In respect of the cash flow documents, the High Court in Europ Assistance found that even though it alluded to the defendant’s insolvency, they were not conclusive of the defendant’s insolvency. Firstly, the cash flow documents relied on by the claimant did not reflect the group’s actual performance because they were circulated some six months prior, and the group’s actual performance was much better. Secondly, although the group’s consolidated financials were at a net loss as of March 2023, the cash flow from financing (which was indicated in the cash flow documents as €0) may have improved given that the defendant was in talks with potential investors to provide financing. Thirdly, the cash flow documents related to the finances of the group as a whole and not the defendant company.
The strength of documents tendered in Founder Group did not fare much better. The High Court accepted that an audit confirmation is prima facie evidence of a debt but not conclusive evidence of a debt. In this case, the defendant company sought to withdraw its admission in the audit confirmation on the basis that it was the parties’ intention that the defendant’s payment obligation under the contracts should never be enforced. While the High Court did not take this change in position lightly, it accepted that an admission made without consideration can be withdrawn.
Even though, the High Court in Founder Group dismissed the winding up application on the basis of the arbitration clause (see below), it went on to consider whether the defendant was insolvent. It found that the defendant’s audited accounts from 2016 to 2020 show that its current liabilities far exceeded its current assets for all of those years and thus it failed the cash flow test. Further, the defendant’s auditors acknowledged every year from 2016 to 2020 that there was a material uncertainty casting significant doubt on the defendant’s ability to continue as a going concern.
ARBITRATION CLAUSES MAKES DEBTS DISAPPEAR
The High Court, in both Europ Assistance and Founder Group, reiterated the Court of Appeal decision of AnAn Group (Singapore) Pte Ltd v VTB Bank (Public Joint Stock Co)  1 SLR 1158 (“AnAn”) that in situations where there is a disputed debt or a cross-claim that is subject to an arbitration agreement, the prima facie standard should apply, such that the winding-up proceedings will be stayed or dismissed as long as:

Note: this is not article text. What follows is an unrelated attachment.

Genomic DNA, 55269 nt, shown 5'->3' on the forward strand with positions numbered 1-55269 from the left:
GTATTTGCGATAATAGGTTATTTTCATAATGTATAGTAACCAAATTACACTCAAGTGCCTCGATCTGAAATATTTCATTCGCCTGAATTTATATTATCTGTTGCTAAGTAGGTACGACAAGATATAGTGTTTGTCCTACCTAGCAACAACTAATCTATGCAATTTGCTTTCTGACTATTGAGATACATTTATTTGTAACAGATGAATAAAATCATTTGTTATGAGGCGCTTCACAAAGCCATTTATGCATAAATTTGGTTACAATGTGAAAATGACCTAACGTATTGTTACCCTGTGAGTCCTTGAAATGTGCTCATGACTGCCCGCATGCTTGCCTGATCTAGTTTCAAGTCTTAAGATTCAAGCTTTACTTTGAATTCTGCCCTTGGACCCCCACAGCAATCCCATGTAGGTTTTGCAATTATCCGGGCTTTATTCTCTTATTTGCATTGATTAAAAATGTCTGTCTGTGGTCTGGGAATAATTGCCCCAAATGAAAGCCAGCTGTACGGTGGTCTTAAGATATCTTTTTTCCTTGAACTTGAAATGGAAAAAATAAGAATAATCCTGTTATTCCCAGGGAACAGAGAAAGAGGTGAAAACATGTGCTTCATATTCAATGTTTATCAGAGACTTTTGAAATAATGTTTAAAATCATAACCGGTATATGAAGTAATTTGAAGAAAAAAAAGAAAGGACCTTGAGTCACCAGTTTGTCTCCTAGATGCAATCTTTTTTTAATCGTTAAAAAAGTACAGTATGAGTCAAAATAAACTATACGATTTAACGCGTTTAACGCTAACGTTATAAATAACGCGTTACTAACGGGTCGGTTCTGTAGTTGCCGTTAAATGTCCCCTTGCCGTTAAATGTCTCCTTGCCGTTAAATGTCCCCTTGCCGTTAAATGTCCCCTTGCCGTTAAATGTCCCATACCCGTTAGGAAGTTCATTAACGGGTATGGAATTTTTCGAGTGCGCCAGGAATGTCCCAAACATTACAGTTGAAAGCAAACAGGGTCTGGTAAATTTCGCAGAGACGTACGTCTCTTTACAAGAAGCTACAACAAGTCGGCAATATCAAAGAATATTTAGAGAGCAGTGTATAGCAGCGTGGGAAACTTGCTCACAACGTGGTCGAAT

The AnAn approach is favourable to a defendant company. In essence, once the court was satisfied that there was a prima facie dispute governed by an arbitration agreement and the dispute was not raised by the debtor in an abuse of the court’s process, the court will ordinarily dismiss the winding up application. Put another way, under the AnAn approach, the claimant will not be able to rely on the disputed debt to establish it is even a creditor of the defendant company.
As it was found that the arbitration clauses in both cases were prima facie valid and were wide enough to cover the present dispute, the winding up applications were dismissed on that basis.
Sometimes certain conduct has become such standard procedure that one forgets the rationale behind them. In the context of winding up applications, the use of statutory demands has become almost a given. Both Europ Assistance and Founder Group show the difficulty in proving a defendant company’s insolvency, as opposed to just refusal or inability to pay a specific debt. Although issuing a statutory demand delays an application by 3 weeks, this is balanced out by the presumption created by it which shifts the burden of proving solvency to the defendant. In Europ Assistance, the claimant explained that it did not issue a statutory demand due to the time it would take but any savings in time was effectively negated by the fact that the hearing occurred months after the filing of the winding up application.
Future claimants should also note that they ought to be armed with financial statements of the intended defendant. It would appear anything short of such a document would not be persuasive and/or can be easily explained away by the defendant.
Perhaps the most important reminder for creditors is the effect of an arbitration clause on disputed debts. An insolvency court ordinarily would not adjudicate on disputed debts and cannot do so, where an arbitration clause is present. Hence, relying on a court order or arbitral award as a basis for the debt is good practice.
For further information, please contact:
JTJB Singapore Office